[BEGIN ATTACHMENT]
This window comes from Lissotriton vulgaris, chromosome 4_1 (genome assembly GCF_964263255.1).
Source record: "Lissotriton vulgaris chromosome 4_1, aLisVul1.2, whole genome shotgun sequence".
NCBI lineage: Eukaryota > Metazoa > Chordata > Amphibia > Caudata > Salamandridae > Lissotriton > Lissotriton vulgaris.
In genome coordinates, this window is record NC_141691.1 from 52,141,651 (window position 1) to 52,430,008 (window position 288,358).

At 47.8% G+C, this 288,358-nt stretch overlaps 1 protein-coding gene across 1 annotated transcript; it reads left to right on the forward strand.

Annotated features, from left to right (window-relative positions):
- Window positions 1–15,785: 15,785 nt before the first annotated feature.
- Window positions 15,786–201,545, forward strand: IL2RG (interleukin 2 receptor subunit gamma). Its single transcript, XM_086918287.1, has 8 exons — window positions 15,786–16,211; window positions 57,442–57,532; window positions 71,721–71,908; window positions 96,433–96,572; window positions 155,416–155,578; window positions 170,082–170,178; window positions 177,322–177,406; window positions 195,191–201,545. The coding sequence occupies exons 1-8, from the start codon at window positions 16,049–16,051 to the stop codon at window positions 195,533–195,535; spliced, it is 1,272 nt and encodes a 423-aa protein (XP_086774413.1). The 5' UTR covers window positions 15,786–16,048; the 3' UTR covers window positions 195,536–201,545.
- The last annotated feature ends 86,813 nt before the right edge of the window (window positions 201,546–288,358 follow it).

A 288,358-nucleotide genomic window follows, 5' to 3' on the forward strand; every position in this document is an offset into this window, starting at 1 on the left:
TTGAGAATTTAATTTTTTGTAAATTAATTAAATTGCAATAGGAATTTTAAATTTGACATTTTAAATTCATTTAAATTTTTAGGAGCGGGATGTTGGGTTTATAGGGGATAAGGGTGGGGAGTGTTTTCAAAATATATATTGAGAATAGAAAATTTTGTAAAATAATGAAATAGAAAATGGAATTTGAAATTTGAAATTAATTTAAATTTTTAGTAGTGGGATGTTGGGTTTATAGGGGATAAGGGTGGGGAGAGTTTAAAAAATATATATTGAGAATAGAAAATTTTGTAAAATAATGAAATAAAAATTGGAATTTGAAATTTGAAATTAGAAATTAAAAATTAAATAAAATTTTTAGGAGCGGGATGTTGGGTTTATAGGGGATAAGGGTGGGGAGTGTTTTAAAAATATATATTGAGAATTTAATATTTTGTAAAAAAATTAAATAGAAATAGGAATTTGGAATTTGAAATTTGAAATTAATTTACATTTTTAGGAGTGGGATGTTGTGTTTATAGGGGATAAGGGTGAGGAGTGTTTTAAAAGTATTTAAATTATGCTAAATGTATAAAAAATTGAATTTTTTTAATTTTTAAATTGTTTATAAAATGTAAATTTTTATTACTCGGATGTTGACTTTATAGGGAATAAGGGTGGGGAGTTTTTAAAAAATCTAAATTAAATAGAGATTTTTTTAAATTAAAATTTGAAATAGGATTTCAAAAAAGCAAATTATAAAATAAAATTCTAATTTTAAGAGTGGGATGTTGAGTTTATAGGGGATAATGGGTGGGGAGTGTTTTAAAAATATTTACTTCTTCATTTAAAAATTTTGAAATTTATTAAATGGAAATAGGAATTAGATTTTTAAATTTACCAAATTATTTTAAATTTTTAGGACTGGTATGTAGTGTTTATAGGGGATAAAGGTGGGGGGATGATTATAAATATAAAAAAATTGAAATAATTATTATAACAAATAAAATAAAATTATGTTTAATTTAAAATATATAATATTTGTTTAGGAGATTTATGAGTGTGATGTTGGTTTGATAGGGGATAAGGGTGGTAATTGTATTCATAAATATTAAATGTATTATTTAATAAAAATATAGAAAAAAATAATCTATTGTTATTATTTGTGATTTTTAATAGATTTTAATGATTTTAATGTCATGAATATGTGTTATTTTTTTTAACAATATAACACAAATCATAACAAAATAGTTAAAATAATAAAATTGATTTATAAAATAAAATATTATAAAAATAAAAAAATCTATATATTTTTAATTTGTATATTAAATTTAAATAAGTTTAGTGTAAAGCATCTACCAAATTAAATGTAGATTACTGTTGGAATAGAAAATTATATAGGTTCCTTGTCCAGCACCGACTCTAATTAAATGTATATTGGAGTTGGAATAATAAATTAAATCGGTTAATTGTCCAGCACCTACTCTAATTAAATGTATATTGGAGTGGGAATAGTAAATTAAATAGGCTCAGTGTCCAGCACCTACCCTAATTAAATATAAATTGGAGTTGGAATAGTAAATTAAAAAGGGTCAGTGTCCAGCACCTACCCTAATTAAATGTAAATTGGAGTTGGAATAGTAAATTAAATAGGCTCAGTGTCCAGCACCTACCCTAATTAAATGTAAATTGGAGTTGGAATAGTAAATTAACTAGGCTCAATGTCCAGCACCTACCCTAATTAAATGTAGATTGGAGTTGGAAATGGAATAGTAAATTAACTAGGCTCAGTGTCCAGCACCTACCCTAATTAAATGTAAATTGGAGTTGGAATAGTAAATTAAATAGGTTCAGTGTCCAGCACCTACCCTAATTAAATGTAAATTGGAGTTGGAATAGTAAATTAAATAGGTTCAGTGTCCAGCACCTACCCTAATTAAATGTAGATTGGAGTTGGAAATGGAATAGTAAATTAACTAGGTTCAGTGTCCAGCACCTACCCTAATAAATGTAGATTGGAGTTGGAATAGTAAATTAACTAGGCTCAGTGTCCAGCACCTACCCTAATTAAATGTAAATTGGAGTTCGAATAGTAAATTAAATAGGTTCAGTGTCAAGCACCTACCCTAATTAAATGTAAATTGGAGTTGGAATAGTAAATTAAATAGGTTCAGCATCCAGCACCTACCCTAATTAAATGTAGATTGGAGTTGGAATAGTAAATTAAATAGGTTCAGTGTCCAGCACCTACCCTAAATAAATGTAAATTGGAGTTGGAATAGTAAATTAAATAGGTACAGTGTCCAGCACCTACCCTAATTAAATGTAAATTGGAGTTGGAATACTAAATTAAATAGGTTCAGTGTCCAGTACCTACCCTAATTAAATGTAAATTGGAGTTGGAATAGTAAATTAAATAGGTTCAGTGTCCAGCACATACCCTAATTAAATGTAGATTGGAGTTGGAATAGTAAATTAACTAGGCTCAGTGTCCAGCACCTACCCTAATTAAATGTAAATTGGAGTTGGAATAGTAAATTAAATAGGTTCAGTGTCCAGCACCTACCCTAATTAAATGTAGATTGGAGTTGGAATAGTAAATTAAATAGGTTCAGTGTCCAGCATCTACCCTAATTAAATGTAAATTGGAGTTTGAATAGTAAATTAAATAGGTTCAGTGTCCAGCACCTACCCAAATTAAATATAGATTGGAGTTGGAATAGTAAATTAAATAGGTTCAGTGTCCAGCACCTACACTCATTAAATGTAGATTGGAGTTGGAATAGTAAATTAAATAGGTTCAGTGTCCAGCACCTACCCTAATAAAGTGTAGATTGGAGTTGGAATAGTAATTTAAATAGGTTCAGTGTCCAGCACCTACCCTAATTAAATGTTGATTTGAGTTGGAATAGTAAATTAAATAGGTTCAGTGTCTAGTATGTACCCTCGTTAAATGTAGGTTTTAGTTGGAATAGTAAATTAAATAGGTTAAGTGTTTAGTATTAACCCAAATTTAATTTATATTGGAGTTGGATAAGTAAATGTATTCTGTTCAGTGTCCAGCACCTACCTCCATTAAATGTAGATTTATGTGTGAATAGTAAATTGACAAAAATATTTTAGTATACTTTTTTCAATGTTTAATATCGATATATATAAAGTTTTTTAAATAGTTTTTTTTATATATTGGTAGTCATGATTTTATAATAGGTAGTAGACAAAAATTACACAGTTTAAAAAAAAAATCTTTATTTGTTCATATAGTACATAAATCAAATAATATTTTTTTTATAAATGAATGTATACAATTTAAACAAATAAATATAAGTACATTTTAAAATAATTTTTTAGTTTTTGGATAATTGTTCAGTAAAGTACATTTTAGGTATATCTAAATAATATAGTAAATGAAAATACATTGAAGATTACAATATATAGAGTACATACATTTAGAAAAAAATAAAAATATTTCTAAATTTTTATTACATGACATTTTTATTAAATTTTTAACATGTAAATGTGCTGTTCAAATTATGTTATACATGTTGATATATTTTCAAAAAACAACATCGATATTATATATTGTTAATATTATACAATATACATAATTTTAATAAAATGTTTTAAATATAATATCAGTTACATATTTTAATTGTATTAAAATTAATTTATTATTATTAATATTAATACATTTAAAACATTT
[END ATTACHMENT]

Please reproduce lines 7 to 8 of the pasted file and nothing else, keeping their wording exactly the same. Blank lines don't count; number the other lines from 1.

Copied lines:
- Window positions 1–15,785: 15,785 nt before the first annotated feature.
- Window positions 15,786–201,545, forward strand: IL2RG (interleukin 2 receptor subunit gamma). Its single transcript, XM_086918287.1, has 8 exons — window positions 15,786–16,211; window positions 57,442–57,532; window positions 71,721–71,908; window positions 96,433–96,572; window positions 155,416–155,578; window positions 170,082–170,178; window positions 177,322–177,406; window positions 195,191–201,545. The coding sequence occupies exons 1-8, from the start codon at window positions 16,049–16,051 to the stop codon at window positions 195,533–195,535; spliced, it is 1,272 nt and encodes a 423-aa protein (XP_086774413.1). The 5' UTR covers window positions 15,786–16,048; the 3' UTR covers window positions 195,536–201,545.